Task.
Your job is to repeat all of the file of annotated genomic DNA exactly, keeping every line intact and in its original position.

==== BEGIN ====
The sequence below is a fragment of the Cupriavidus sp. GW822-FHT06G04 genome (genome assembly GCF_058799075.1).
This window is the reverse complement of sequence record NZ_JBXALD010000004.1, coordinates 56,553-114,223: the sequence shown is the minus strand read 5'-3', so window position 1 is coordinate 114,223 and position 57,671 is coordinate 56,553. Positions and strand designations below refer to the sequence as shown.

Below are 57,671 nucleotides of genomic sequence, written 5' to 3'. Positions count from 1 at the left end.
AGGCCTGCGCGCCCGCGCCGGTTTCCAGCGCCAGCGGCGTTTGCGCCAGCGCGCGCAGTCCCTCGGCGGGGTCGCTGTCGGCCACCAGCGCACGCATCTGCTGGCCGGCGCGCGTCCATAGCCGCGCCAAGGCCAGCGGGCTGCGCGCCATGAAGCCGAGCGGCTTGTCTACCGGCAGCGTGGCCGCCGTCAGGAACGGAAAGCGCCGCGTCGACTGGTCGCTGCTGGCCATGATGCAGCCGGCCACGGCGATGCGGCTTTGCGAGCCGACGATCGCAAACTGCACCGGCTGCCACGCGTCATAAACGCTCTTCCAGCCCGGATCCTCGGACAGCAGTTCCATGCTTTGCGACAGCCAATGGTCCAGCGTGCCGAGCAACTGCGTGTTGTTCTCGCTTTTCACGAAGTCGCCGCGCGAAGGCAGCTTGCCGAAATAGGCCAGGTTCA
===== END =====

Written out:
The sequence below is a fragment of the Cupriavidus sp. GW822-FHT06G04 genome (genome assembly GCF_058799075.1).
This window is the reverse complement of sequence record NZ_JBXALD010000004.1, coordinates 56,553-114,223: the sequence shown is the minus strand read 5'-3', so window position 1 is coordinate 114,223 and position 57,671 is coordinate 56,553. Positions and strand designations below refer to the sequence as shown.

Below are 57,671 nucleotides of genomic sequence, written 5' to 3'. Positions count from 1 at the left end.
AGGCCTGCGCGCCCGCGCCGGTTTCCAGCGCCAGCGGCGTTTGCGCCAGCGCGCGCAGTCCCTCGGCGGGGTCGCTGTCGGCCACCAGCGCACGCATCTGCTGGCCGGCGCGCGTCCATAGCCGCGCCAAGGCCAGCGGGCTGCGCGCCATGAAGCCGAGCGGCTTGTCTACCGGCAGCGTGGCCGCCGTCAGGAACGGAAAGCGCCGCGTCGACTGGTCGCTGCTGGCCATGATGCAGCCGGCCACGGCGATGCGGCTTTGCGAGCCGACGATCGCAAACTGCACCGGCTGCCACGCGTCATAAACGCTCTTCCAGCCCGGATCCTCGGACAGCAGTTCCATGCTTTGCGACAGCCAATGGTCCAGCGTGCCGAGCAACTGCGTGTTGTTCTCGCTTTTCACGAAGTCGCCGCGCGAAGGCAGCTTGCCGAAATAGGCCAGGTTCA